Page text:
Personal life of the legendary ballerina Olga Spessivtseva was in many ways as dramatic as that of her heroine in the ballet Giselle.
Olga Spessivtseva was born on July 18, 1895, into a theatrical family. After the death of the breadwinner, her mother had to send the girl along with her brother and sister to the orphanage at the retired actors' home, from where all three entered the St. Petersburg Theater School (now the Vaganova Academy of Russian Ballet). Even at school, the choreographer Mikhail Fokine spoke highly of Olga's talent, and the St. Petersburg Newspaper called her "the most capable of the young daughters of Terpsichore". In 1913, the dancer was included in the ballet troupe of the Imperial Theater, where she quickly began to receive solo parts. Two years later, Fokine invited Spessivtseva to go on a tour of America as part of Diaghilev's company. But the girl refused as she was in love...
At that time, Olga Spessivtseva was in a romantic relationship with Akim Volynsky, a fine art and ballet expert, philosopher, critic, who was 34 years older than the ballerina. He was a fan and connoisseur of classical ballet and didn’t accept any innovations in this art form. Spessivtseva, who unconditionally trusted his opinion, refused Fokine.
A vulnerable and incredibly sensitive girl, living together with her mother in dire need, in the person of Volynsky she found support and a kindred spirit, who perceived reality in the same subtle way as she did. Ballet was a religion for her, and Volynsky was an icon. He taught Spessivtseva to treat dance as a sacred act, to experience every step sensually, to hear the music of different types of arts when visiting museums. She took notes of the phrases he said, listened to his every word:
Volynsky published articles analyzing the performances of his young lover on a regular basis and even started doing barre exercises at the age of 60.
Even at the dawn of her career, Spessivtseva had crowds of admirers waiting for her near the theater, sending her flowers and notes. A year after her refusal to Fokine, the ballerina nevertheless agreed to tour with the Diaghilev’s troupe in the United States, and she conquered the West dancing in a pair with the great Vaslav Nijinsky. The number of Spessivtseva's suitors grew even more. Volynsky failed the test of jealousy and parted with the ballerina after the 1917 revolution.
Under the new government, Spessivtseva's career continued to go uphill. She became the first student of Agrippina Vaganova. Together they prepared the lead parts in Swan Lake, Esmeralda, Giselle. Her work on the character of Giselle was on the verge of self-destruction - the ballerina visited a psychiatric hospital, where she watched human madness to be able to transfer it to the stage. The depth of her transformations amazed the audience and invariably caused long standing ovations. However, life in post-revolutionary Petrograd was difficult - the theater was not heated, Spessivtseva suffered from tuberculosis and spent a lot of time in bed between performances. At that time, the ballerina found love and protection of a person who was absolutely different from most of her exalted fans. It was Boris Kaplun, a domineering, courageous and handsome functionary of the Petrograd Soviet. Thanks to him, heating appeared in the Mariinsky Theater again, performers' salaries were raised, and Olga, who wholeheartedly fell in love with Kaplun and became his wife, stopped suffering hardships and felt protected in his “iron embrace”.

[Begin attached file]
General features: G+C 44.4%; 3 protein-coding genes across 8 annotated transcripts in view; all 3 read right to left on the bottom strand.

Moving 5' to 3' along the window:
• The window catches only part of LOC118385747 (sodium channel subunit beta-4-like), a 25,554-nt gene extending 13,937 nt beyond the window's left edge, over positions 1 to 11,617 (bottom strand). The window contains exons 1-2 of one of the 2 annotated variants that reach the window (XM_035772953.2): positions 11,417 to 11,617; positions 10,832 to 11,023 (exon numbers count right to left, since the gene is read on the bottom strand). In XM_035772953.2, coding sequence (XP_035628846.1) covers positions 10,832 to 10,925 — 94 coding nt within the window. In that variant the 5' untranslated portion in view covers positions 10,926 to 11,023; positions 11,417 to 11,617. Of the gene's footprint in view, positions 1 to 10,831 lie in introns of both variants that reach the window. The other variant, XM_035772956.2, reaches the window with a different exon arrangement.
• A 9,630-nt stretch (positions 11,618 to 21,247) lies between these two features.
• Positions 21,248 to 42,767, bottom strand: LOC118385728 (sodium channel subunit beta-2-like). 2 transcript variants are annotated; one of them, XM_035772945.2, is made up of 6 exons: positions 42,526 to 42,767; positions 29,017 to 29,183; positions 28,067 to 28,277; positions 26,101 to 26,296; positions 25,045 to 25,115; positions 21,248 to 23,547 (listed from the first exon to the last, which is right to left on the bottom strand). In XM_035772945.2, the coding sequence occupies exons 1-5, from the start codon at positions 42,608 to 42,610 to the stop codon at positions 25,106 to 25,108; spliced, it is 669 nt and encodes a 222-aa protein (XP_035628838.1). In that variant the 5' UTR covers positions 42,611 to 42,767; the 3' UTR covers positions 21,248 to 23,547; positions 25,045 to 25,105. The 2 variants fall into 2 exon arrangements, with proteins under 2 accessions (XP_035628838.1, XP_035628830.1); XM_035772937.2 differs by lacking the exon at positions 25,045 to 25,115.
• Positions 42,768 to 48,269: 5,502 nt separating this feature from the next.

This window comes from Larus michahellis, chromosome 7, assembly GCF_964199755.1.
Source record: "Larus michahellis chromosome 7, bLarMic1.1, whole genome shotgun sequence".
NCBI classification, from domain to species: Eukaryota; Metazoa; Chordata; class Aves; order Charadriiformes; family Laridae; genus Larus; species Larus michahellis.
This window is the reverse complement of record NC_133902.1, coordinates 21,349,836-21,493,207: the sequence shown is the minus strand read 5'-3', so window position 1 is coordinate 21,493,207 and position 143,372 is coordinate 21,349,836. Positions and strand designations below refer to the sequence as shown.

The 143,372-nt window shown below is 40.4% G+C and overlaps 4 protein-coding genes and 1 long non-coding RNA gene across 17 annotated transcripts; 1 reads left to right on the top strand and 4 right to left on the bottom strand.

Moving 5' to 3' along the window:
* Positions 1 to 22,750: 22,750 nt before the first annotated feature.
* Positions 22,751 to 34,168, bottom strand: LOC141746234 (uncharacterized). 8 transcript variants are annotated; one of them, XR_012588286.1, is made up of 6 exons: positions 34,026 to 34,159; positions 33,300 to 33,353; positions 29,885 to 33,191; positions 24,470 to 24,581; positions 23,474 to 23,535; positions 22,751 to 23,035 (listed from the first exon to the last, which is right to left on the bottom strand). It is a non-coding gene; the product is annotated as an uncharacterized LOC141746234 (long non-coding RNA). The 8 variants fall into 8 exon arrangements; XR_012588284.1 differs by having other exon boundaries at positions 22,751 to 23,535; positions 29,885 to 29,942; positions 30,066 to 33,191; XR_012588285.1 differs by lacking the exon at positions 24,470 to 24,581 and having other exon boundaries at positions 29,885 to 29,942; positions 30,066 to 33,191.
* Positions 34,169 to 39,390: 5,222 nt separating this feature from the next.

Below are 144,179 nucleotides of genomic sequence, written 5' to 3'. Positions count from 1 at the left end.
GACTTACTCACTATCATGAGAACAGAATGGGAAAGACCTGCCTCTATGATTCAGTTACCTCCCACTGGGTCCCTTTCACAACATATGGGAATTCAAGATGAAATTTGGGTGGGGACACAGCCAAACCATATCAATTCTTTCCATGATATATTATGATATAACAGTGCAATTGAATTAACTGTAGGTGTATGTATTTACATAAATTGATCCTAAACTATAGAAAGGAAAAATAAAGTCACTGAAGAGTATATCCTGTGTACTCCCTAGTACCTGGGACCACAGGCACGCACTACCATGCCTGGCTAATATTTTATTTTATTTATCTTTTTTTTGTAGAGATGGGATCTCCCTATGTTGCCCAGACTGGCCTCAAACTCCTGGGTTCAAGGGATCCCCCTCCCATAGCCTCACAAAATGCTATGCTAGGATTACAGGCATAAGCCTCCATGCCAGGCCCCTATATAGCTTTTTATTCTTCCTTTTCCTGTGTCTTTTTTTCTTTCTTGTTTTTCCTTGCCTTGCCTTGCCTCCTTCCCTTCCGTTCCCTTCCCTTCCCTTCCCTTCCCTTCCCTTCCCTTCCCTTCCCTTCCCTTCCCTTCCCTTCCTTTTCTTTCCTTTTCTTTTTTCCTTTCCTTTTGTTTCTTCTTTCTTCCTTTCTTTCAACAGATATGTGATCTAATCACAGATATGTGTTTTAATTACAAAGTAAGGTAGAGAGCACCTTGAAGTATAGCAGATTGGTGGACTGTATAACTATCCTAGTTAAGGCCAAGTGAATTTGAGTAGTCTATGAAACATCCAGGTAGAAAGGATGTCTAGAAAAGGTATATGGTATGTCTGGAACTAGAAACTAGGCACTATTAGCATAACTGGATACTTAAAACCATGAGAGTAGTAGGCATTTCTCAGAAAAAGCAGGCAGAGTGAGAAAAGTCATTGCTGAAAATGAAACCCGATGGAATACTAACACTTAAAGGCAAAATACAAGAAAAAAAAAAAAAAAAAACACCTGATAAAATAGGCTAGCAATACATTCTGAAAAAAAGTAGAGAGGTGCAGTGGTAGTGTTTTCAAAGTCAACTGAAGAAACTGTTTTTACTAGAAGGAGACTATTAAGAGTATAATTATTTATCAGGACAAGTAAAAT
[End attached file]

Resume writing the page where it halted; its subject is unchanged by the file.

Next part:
However, this union of a mentally vulnerable ballerina and a cold-blooded cynical public security officer could not be happy. Acquaintances hinted to Spessivtseva that her husband was participating in the executions. The dancer didn’t want to believe it and overreacted to such messages every time; at home, she was making Kaplun emotional scenes. But he knew how to avoid direct answers to his wife's questions. One day, Spessivtseva visited her husband at work and was horrified by the number of weapons in his office. The thing that ruined her fragile psyche was a visit to the crematorium, where Kaplun went as if to a theater for a bit of entertainment. The ballerina began to suffer from nightmares, and her husband was finding this alliance with a sensitive creature tiresome. In 1924, he organized Spessivtseva's departure abroad. The ballerina understood perfectly well that this was not a temporary measure, that she was rejected and betrayed by a loved one again. She left the country with her mother, knowing that she would never come back...
Based on Olga Spessivtseva’s biography, Boris Eifman staged a ballet, Red Giselle. In the performance, as in life, the ballerina repeats the fate of her heroine, losing her mind from unhappy love. The red color in the name symbolizes the Soviet regime, the "romance" with which cast a shadow on the whole subsequent life of the ballerina in exile.